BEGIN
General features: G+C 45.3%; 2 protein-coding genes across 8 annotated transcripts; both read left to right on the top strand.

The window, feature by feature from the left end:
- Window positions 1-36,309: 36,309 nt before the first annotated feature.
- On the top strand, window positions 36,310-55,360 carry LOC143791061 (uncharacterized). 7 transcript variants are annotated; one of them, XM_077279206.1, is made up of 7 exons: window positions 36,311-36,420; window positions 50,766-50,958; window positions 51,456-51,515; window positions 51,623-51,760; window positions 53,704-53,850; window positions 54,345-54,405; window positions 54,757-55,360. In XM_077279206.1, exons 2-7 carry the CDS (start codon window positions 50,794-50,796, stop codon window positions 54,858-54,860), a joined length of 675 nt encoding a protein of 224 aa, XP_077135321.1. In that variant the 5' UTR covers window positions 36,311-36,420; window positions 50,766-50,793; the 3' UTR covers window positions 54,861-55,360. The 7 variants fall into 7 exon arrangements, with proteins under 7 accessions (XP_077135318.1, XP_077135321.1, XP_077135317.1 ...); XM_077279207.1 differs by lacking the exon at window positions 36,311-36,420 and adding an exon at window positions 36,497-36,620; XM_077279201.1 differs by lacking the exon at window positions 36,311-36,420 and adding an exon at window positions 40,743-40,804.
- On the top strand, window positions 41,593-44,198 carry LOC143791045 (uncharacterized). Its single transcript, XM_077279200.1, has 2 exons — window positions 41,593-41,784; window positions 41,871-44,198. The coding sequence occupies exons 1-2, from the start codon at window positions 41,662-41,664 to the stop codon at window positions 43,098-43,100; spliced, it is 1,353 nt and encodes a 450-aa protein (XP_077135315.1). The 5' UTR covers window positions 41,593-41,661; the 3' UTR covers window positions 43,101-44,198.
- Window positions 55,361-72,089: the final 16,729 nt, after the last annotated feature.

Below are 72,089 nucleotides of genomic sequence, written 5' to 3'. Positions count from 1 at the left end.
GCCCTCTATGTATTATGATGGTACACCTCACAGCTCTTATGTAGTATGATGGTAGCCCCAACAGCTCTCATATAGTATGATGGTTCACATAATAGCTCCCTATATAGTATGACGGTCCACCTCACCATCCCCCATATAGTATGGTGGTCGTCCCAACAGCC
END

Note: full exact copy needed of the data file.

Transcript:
General features: G+C 45.3%; 2 protein-coding genes across 8 annotated transcripts; both read left to right on the top strand.

The window, feature by feature from the left end:
- Window positions 1-36,309: 36,309 nt before the first annotated feature.
- On the top strand, window positions 36,310-55,360 carry LOC143791061 (uncharacterized). 7 transcript variants are annotated; one of them, XM_077279206.1, is made up of 7 exons: window positions 36,311-36,420; window positions 50,766-50,958; window positions 51,456-51,515; window positions 51,623-51,760; window positions 53,704-53,850; window positions 54,345-54,405; window positions 54,757-55,360. In XM_077279206.1, exons 2-7 carry the CDS (start codon window positions 50,794-50,796, stop codon window positions 54,858-54,860), a joined length of 675 nt encoding a protein of 224 aa, XP_077135321.1. In that variant the 5' UTR covers window positions 36,311-36,420; window positions 50,766-50,793; the 3' UTR covers window positions 54,861-55,360. The 7 variants fall into 7 exon arrangements, with proteins under 7 accessions (XP_077135318.1, XP_077135321.1, XP_077135317.1 ...); XM_077279207.1 differs by lacking the exon at window positions 36,311-36,420 and adding an exon at window positions 36,497-36,620; XM_077279201.1 differs by lacking the exon at window positions 36,311-36,420 and adding an exon at window positions 40,743-40,804.
- On the top strand, window positions 41,593-44,198 carry LOC143791045 (uncharacterized). Its single transcript, XM_077279200.1, has 2 exons — window positions 41,593-41,784; window positions 41,871-44,198. The coding sequence occupies exons 1-2, from the start codon at window positions 41,662-41,664 to the stop codon at window positions 43,098-43,100; spliced, it is 1,353 nt and encodes a 450-aa protein (XP_077135315.1). The 5' UTR covers window positions 41,593-41,661; the 3' UTR covers window positions 43,101-44,198.
- Window positions 55,361-72,089: the final 16,729 nt, after the last annotated feature.

Below are 72,089 nucleotides of genomic sequence, written 5' to 3'. Positions count from 1 at the left end.
GCCCTCTATGTATTATGATGGTACACCTCACAGCTCTTATGTAGTATGATGGTAGCCCCAACAGCTCTCATATAGTATGATGGTTCACATAATAGCTCCCTATATAGTATGACGGTCCACCTCACCATCCCCCATATAGTATGGTGGTCGTCCCAACAGCC